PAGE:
The Lukewarm War With China
Chinese President Hu Jintao visits the White House this week hoping to update Chairman Mao's adage about who rules whom: In an era of global commerce and finance, power flows from the spout of an oil well and a mountain of foreign currency reserves.
It is in Hu's interests to underline to President Bush and to Congress that a balance of economic terror exists today between America and Asia. Just as the doctrine of mutually assured destruction restrained the United States and the Soviet Union during the Cold War, the prospect of mutual financial ruin keeps suspicions and hostility between Beijing and Washington loosely in check today, even if gun barrels still count as well.
It is in U.S. interests that Thursday's meeting be conducted as carefully as American presidents handled U.S.-Soviet summits in the age of nuclear confrontation. That will require a mixture of firmness and flexibility rooted in America's own values and interests, rather than in accepting Hu's special pleadings and his analysis of where modern power lies.
There are strong American reasons not to brandish economic "rockets" such as the recent unrealistic threats in the Senate of self-punishing tariffs against Chinese imports or to play on Chinese fears of encirclement as some military planners here seem to enjoy doing. These reasons go beyond simply avoiding the obvious damage that Beijing could do to the value of the dollar and the U.S. economy by abruptly dumping the huge quantities of Treasury bonds it buys with the proceeds of its surging bilateral trade surplus.
Bush and Hu should construct their meeting to produce joint agendas on global energy conservation, currency exchange fluctuations and investment codes of conduct as the global economy enters a particularly uncertain moment. Cold War rules negotiated to avoid "breakouts" by either side on nuclear weapons could be a conceptual model for new agreements to stabilize a delicate balance of financial and trade instruments.
The United States has prepared the ground for such an effort through Deputy Secretary of State Robert B. Zoellick's calls for China to become "a responsible stakeholder" in an international system that conveys enormous material benefits to the Communist Party bosses and the workers of the Middle Kingdom.
Bush should push for a more urgent response from Hu than inaction and indirection. Those have been Beijing's chief instruments in buying the time and the international acceptance it needs over the next decade to become the world's manufacturing hub and then, further out in time, a global technological and military power.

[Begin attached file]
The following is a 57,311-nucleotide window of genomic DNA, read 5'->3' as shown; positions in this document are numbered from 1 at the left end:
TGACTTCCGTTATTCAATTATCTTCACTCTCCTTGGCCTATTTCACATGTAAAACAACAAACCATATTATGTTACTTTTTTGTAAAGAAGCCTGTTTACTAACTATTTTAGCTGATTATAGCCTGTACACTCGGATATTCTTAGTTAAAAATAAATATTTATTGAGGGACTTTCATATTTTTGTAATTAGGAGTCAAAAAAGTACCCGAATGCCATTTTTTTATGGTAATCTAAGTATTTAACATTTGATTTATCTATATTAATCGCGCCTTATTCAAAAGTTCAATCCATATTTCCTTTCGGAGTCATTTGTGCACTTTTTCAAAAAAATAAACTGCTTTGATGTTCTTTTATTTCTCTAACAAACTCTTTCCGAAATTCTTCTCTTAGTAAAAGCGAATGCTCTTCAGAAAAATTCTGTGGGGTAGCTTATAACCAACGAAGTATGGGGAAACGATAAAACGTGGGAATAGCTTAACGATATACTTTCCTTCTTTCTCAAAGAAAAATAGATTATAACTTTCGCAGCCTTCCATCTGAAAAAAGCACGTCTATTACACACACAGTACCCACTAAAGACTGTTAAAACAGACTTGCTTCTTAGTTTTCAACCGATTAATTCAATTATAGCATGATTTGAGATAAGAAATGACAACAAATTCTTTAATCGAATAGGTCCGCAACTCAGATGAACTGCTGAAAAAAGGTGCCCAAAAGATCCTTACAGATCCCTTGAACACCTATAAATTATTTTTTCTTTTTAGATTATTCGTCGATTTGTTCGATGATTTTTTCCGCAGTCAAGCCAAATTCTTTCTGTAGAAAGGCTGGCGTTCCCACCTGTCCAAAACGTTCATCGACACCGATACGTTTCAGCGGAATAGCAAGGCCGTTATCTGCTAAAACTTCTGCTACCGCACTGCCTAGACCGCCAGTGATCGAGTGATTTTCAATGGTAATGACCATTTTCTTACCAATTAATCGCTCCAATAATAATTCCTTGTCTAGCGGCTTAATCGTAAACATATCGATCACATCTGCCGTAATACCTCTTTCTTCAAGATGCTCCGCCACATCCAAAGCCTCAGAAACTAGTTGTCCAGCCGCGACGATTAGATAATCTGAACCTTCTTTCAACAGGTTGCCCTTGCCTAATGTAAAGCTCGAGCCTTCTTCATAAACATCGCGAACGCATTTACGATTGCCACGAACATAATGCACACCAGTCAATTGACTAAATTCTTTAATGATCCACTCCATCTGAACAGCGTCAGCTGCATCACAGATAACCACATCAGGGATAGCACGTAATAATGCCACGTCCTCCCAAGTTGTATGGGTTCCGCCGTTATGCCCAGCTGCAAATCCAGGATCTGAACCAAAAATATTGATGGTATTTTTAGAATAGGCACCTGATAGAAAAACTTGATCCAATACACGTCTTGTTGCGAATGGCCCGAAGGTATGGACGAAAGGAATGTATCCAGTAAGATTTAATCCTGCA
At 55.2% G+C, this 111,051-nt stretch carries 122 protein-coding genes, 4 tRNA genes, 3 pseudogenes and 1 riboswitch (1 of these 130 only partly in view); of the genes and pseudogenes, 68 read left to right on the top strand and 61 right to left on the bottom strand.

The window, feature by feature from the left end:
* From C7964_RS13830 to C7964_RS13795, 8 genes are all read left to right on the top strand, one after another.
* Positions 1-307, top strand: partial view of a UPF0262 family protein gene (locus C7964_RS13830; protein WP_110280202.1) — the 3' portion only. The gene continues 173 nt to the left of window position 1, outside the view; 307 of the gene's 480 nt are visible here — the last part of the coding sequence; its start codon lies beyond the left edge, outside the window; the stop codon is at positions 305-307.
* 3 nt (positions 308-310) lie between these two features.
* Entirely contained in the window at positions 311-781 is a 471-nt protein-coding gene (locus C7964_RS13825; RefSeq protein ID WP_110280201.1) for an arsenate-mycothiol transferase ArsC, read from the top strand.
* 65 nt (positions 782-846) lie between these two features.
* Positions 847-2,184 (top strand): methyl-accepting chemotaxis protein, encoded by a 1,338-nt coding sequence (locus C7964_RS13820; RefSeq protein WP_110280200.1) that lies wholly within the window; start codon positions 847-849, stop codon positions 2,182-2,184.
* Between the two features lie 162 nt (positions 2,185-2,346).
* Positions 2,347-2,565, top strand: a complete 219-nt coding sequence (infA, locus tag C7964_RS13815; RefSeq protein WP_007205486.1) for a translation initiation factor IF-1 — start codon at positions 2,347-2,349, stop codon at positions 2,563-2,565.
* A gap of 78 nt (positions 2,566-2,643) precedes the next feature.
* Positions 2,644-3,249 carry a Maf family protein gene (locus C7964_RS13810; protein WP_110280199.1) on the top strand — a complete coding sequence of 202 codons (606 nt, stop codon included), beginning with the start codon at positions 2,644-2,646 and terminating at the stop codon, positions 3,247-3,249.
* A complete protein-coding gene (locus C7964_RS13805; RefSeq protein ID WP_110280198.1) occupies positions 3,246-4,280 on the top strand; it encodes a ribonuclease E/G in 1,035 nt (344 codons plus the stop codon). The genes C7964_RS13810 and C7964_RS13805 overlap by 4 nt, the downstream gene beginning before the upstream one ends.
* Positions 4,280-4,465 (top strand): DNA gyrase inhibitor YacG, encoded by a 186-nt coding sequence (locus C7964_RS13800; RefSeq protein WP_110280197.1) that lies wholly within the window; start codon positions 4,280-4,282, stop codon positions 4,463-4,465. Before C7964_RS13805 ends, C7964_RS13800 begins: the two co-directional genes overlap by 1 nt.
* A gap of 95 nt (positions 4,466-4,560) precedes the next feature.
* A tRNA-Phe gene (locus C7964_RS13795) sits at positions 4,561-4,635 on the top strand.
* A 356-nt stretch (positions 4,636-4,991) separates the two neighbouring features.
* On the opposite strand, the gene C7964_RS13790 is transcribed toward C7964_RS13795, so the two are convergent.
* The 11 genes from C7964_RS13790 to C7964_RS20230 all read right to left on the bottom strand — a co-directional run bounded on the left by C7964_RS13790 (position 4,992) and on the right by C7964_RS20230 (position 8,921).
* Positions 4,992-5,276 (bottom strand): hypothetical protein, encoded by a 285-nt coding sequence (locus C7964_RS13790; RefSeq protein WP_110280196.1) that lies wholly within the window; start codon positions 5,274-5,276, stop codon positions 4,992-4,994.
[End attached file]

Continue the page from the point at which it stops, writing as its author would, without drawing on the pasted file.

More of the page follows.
The two men do not meet in a vacuum. The growing international confrontation with Iran over that nation's nuclear program is roiling the world's oil and gold markets. Political muddles in France and Italy point to a coming rough patch in foreign exchange markets. A Sino-U.S. summit that ends in a lack of clarity on the economic challenges of the day represents a perilous outcome in these circumstances.
Beneath the economic turbulence lies a spreading lack of political legitimacy and vitality in big nation after big nation. At 38 percent, Bush's recent approval rating strikes me as surprisingly high, given the self-inflicted wounds he and his administration sport. And Britain's Tony Blair, the United Nations' Kofi Annan, Japan's Junichiro Koizumi and other once-dominant leaders have entered the twilight land inhabited by lame ducks.
Hu has to be especially concerned about shaky legitimacy. A communist leadership that has abandoned Marxism and has no personal link to Mao's revolutionary struggle is condemned to depend on delivering economic growth of 8 to 10 percent a year to justify its monopoly on political power. Financial crisis is a sword suspended over Hu's head, too. That gives Bush a great deal of leverage in seeking a new, realistic balance of restraint with Beijing.
In any event, mutual restraint does not mean mutual acceptance today any more than it did in the days of Soviet-U.S. rivalry. China's continuing massive human rights abuses and opposition to democracy, its shortsighted reluctance to join in pressing Iran and North Korea on their nuclear programs, and its still flagrant disregard of intellectual property rights are issues that Bush should press on their own merit. Those issues also drive home Zoellick's point about the need for China to accept more responsibility for national and global stability as it covets and accumulates more resources and power.
China's new form of power is real. But it is also more fragile than Hu will want to show here this week. That is a reality that neither Hu nor Bush can afford to neglect at the summit.